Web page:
Density of Spherically-Embedded Stiefel and Grassmann Codes

Renaud-Alexandre Pitaval, Lu Wei, Olav Tirkkonen, Camilla Hollanti

Research output: Contribution to journalArticleScientificpeer-review

5 Citations (Scopus)
259 Downloads (Pure)


The density of a code is the fraction of the coding space covered by packing balls centered around the codewords. A high density indicates that a code performs well when used as a uniform point-wise discretization of an ambient space. This paper investigates the density of codes in the complex Stiefel and Grassmann manifolds equipped with the chordal distance arising from an Euclidean embedding, including the unitary group as a special case. The choice of distance enables the treatment of the manifolds as subspaces of Euclidean hyperspheres. In this geometry, the densest packings are not necessarily equivalent to maximum-minimum-distance codes. Computing a code’s density follows from computing i) the normalized volume of a metric ball and ii) the kissing radius, the radius of the largest balls one can pack around the codewords without overlapping. First, the normalized volume of a metric ball is evaluated by asymptotic approximations. The volume of a small ball can be wellapproximated by the volume of a locally-equivalent tangential ball. In order to properly normalize this approximation, the precise volumes of the manifolds induced by their spherical embedding are computed. For larger balls, a hyperspherical cap approximation is used, which is justified by a volume comparison theorem showing that the normalized volume of a ball in the Stiefel or Grassmann manifold is asymptotically equal to the normalized volume of a ball in its embedding sphere as the dimension grows to infinity. Then, bounds on the kissing radius are derived alongside corresponding bounds on the density. Unlike spherical codes or codes in flat spaces, the kissing radius of Grassmann or Stiefel codes cannot be exactly determined from its minimum distance. It is nonetheless possible to derive bounds on density as functions of the minimum distance. Stiefel and Grassmann codes have larger density than their image spherical codes when dimensions tend to infinity. Finally, the bounds on density lead to refinements of the standard Hamming bounds for Stiefel and Grassmann codes.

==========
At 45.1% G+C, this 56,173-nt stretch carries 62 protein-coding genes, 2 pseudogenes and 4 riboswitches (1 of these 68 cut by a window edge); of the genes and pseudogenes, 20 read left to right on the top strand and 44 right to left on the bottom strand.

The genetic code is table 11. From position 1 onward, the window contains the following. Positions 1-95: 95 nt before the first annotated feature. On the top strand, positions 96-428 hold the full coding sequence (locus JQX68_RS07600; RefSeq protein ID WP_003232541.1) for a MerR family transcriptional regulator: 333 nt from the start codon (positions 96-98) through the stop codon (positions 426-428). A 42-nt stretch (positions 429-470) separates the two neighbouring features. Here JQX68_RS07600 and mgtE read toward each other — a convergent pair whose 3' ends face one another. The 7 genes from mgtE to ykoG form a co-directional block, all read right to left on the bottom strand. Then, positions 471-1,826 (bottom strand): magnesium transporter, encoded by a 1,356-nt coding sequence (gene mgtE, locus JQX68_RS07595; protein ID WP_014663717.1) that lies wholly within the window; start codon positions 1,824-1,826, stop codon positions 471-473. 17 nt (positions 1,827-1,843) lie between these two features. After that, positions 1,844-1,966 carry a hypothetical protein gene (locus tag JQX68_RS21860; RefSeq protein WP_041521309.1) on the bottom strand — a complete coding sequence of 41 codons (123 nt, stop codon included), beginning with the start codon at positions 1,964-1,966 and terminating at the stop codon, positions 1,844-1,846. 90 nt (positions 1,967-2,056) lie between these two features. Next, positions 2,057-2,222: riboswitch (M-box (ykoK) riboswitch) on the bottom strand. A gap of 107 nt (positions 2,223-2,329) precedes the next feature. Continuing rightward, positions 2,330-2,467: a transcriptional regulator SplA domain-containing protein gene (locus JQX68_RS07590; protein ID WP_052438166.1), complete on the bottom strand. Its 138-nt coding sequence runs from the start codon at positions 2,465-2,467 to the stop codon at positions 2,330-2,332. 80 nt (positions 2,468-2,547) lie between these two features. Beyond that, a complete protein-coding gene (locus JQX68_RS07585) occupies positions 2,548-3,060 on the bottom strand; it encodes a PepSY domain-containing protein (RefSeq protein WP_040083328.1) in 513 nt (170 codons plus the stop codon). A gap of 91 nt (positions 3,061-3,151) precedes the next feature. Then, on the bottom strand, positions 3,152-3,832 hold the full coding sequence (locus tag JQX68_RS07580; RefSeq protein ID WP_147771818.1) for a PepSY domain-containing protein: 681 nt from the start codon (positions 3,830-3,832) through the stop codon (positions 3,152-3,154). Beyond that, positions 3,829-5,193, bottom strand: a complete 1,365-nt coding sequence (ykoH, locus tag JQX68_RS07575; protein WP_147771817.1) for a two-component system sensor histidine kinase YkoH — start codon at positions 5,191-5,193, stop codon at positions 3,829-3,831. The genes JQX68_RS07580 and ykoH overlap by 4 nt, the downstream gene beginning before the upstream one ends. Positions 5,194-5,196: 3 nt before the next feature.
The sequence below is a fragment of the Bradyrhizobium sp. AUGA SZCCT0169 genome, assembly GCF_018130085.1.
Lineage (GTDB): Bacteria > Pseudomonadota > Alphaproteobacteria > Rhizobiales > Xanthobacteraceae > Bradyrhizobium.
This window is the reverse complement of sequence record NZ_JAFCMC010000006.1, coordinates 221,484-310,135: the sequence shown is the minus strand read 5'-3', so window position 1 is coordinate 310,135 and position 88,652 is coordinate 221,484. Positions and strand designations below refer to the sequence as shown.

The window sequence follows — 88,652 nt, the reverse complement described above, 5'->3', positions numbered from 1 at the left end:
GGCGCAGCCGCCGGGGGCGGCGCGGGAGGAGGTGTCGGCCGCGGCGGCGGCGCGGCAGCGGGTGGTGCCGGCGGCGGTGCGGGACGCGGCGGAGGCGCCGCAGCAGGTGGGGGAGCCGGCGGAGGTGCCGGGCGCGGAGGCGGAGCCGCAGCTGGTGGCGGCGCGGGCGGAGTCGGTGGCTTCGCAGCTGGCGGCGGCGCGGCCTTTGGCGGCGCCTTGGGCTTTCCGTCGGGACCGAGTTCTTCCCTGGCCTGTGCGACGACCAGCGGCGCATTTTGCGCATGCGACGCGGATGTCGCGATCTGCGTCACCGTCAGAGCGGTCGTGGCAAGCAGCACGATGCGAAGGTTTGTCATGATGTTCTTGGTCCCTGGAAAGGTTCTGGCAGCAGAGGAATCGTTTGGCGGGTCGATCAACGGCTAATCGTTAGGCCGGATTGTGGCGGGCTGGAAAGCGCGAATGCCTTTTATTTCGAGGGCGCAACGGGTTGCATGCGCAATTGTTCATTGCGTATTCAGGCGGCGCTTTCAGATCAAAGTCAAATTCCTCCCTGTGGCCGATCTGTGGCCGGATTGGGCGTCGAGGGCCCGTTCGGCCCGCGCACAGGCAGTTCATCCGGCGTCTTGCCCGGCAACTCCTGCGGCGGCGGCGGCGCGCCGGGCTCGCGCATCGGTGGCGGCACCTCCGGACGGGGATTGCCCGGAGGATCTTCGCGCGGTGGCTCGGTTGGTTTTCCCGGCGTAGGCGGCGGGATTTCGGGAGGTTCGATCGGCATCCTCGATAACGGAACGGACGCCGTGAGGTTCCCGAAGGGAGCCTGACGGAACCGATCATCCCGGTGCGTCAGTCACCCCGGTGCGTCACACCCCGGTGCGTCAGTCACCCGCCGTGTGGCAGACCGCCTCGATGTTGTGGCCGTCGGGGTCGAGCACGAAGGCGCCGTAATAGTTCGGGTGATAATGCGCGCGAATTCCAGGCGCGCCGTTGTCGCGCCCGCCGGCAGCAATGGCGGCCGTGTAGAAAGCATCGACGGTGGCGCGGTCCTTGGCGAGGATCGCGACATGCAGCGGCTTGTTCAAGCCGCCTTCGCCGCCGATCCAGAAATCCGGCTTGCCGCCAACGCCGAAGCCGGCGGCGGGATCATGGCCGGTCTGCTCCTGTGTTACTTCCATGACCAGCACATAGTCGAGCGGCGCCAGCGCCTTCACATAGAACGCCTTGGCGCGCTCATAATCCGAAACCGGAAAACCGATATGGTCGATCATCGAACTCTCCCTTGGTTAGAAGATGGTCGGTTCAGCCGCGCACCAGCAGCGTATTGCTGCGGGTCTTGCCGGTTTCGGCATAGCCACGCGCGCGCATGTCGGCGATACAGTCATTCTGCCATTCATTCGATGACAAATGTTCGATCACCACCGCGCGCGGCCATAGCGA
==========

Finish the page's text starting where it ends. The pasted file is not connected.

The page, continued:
Original languageEnglish
Pages (from-to)225 - 248
Number of pages24
JournalIEEE Transactions on Information Theory
Issue number1
Early online date2017
Publication statusPublished - Jan 2018
MoE publication typeA1 Journal article-refereed


  • unitary matrix codes
  • spherical codes
  • Grassmann manifold
  • Stiefel manifold
  • density
  • packing
  • metric ball
  • volume
  • Hamming bound


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